CNA in a long term care facility or home health- Difference?

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    What's the difference between a CNA working at a long term care facility versus at a home health facility? Why do more people want to work at a home health facility? Also, how are the job responsibilities different?
  2. 6 Comments so far...

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    I want to do home health care, or assisted living. I enjoy one on one care with my Residents and found I could not do that due to time restraints in Clinical at a LTC facility. It was rush, rush, rush. And I didn't find any satisfaction in it. Plus, being older, I just couldn't keep up with the physical demands of constantly bending, lifting, etc.
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    I work at a nursing home. Before this I worked in "home health" but it was just taking care of a couple people on my own- not through an agency. At my day job the lady did have home health aides from an agency come in every day to help me bathe her and I talked to them a lot about their job.

    The nursing home cons:
    You are required to work at breakneck speed. Supervisors, etc. are always checking up on you and giving you flack for not being perfect, even though it's impossible, so no matter how hard you work you feel inadequate because of all the nitpicking. Chances are a lot of the people you work with will be lazy or get on your nerves.

    Nursing home pros:
    You stay very busy, so the day goes by quickly. You can have a lot of fun interacting with the coworkers you like, and if a resident is giving you a hard time or you need help with something, there are always other people around.

    Home health cons according to the home health aides I know:
    You have to drive around a lot, some of the homes you go to are disgusting, sometimes it's hard to get enough hours, when a client is difficult, there is no one else around to help you or even vent with.

    pros:
    You work alone so no one is looking over your shoulder finding things to criticize. You have a lot more time to be thorough and connect with the client (our visits were an hour- in the nursing home we spend 10 minutes getting someone dressed in the morning), the hours are more flexible.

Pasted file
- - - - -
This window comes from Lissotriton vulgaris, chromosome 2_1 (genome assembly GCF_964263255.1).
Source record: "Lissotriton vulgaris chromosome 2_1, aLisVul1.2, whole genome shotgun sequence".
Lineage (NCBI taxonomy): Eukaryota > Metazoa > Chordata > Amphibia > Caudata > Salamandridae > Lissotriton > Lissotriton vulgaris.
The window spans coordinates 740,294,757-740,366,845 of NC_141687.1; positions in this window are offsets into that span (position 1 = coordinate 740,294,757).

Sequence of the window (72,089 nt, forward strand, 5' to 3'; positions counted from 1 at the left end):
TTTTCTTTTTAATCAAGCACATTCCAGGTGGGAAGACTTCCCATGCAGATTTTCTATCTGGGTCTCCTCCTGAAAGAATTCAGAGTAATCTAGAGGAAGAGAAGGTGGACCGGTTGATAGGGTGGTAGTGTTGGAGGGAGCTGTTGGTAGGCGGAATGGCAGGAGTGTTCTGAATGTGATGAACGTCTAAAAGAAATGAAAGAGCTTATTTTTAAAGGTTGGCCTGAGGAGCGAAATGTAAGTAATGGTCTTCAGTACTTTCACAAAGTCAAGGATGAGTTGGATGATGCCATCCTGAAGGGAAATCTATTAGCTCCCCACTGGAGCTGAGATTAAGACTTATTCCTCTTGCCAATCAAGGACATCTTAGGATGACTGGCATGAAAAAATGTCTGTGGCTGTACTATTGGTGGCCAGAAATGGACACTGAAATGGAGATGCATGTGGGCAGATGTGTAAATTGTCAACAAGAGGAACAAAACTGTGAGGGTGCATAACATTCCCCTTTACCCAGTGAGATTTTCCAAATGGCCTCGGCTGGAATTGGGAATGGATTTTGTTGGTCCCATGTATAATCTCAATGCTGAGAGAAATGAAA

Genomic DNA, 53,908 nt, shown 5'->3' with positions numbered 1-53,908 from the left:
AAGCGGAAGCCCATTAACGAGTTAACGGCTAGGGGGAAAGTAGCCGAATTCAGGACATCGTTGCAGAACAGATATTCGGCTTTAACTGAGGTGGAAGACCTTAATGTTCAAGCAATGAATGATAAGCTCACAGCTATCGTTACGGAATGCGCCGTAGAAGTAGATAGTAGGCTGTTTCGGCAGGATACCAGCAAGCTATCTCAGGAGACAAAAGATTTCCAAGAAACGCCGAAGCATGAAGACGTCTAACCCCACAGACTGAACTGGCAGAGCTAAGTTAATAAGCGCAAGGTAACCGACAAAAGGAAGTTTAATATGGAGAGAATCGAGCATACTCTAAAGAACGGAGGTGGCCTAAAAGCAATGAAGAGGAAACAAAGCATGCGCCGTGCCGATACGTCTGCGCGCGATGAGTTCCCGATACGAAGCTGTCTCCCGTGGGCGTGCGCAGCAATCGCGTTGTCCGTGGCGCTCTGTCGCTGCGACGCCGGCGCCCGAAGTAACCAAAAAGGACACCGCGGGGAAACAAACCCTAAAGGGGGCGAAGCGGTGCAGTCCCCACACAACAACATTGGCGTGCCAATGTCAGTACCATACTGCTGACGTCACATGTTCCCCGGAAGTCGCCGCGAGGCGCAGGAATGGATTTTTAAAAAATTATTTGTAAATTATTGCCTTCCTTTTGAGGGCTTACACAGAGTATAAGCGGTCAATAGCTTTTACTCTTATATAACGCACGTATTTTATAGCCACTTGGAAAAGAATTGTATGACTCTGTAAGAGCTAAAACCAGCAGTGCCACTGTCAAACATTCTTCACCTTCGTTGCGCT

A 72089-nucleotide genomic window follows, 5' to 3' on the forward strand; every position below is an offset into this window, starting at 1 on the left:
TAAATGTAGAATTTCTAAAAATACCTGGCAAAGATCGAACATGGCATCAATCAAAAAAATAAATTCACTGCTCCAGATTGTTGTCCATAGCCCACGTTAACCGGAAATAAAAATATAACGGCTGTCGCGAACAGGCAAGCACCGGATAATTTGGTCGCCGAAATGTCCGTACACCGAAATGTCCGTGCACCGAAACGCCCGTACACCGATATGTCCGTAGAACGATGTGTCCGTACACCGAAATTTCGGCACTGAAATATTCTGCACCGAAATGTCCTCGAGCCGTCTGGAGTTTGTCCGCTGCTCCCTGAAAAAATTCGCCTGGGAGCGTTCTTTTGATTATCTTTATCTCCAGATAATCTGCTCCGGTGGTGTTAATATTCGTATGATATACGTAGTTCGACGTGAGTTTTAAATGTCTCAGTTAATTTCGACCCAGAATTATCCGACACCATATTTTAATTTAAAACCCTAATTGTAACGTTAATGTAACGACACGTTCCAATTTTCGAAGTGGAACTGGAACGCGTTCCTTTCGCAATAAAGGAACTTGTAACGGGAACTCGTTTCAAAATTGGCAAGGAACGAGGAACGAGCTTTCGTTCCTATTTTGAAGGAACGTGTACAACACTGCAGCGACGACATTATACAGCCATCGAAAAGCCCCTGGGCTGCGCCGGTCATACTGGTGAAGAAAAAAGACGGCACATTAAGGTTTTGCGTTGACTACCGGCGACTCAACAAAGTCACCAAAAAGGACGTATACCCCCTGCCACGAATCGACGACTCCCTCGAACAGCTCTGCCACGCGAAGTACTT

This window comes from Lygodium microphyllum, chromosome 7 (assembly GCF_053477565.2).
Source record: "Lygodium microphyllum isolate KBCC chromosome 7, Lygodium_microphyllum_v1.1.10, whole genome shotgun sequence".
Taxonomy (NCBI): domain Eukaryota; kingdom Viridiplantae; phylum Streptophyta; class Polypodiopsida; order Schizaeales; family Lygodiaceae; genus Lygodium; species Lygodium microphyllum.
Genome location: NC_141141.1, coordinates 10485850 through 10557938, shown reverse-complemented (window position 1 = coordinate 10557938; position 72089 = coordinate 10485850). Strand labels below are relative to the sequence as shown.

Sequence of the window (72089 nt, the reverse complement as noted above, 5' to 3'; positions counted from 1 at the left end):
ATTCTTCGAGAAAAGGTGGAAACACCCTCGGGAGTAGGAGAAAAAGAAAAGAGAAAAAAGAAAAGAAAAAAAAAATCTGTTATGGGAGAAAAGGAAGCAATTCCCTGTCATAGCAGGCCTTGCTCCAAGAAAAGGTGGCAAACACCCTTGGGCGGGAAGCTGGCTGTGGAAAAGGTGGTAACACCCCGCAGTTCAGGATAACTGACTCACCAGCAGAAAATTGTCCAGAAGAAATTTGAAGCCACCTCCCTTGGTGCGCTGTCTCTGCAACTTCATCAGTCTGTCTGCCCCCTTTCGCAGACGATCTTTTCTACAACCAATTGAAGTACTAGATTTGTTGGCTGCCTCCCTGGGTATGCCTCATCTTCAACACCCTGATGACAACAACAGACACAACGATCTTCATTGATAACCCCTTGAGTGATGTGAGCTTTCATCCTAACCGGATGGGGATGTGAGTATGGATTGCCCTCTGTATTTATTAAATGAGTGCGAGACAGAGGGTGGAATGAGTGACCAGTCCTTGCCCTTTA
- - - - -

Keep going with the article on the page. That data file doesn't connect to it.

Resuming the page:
RJ_SOON2B_RN likes this.
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    I chose to work home health to assist people wishing to remain in the home. I am employed through an agency and they pay the payroll taxes, workers comp etc...
    I have had had some clients needing a lot of help with ADL's and others needing help after surgery or a hospital admission. Our agency screens what we want as well as the client. I work in non smoking homes, and limit my travel to my county. I am free to refuse a case or not work in homes that are unsafe, unclean etc.

    I have had no shortage of work, even though I am a male and most clients are female and want female caregivers.

    I am upbeat, caring and communicate well. I am also very respectful and understand my being in the home is intrusive, though necessary. The clients like that and they usually tell my agency they like my work. I make a point to please the agency as well as the client so I continue to get cases.

    Ultimately, I want to do hospice as well, but I need HHA cert.

    No matter what type of work we do we should always bring joy, humor and light to those we serve. A smile goes a long way.

    Good luck.

    good luck.
    Jlsmithh and Starletta like this.
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    Thanks Tom, you answered my question. I too would like to do home health care, but will not work in a smoking home, or one that is very unclean.
    How many clients do you see a day? Or do you spend all day with the same client? I know you are paid the time you are at the client's home, but what about driving time in between clients? Are you reimbursed for fuel costs, etc.? Thank you.
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    I chose to do home health care because being a bit older I was unable to keep up at a LTCF also. It was backbreaking and way to rush rush for me. I love home health care! I started 6 months ago with a husband and wife that I care for. I work with them 30 hours a week. The agency I work for finds clients that fit for you. And I have the right to refuse to work for a client as well. If the agency is good, they want both the CNA and client to be a good fit for one another and to be happy. I also requested to have clients within a certain mile radius of my home so I wouldn't be spending so much on travel. Doing home health care has been the perfect fit for me and I will never go back to LTC.
    Starletta likes this.
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    Quote from Starletta
    Thanks Tom, you answered my question. I too would like to do home health care, but will not work in a smoking home, or one that is very unclean.
    How many clients do you see a day? Or do you spend all day with the same client? I know you are paid the time you are at the client's home, but what about driving time in between clients? Are you reimbursed for fuel costs, etc.? Thank you.
    Our agency has a 4 hour minimum and I have seen 2 per day. I got paid mileage between clients, but not to and from. I do get mileage if my car is used for client appt's or errands.
    Currently I see one gentleman, 12 hour day shift, Mon--Fri. I am assisting him in a SNF, so he can have one to one care. When he goes home, I will work with him during the day.

    I have also provided 'fill in' on days where I have no client.
    I like the flexibility of the agency.
    Starletta likes this.


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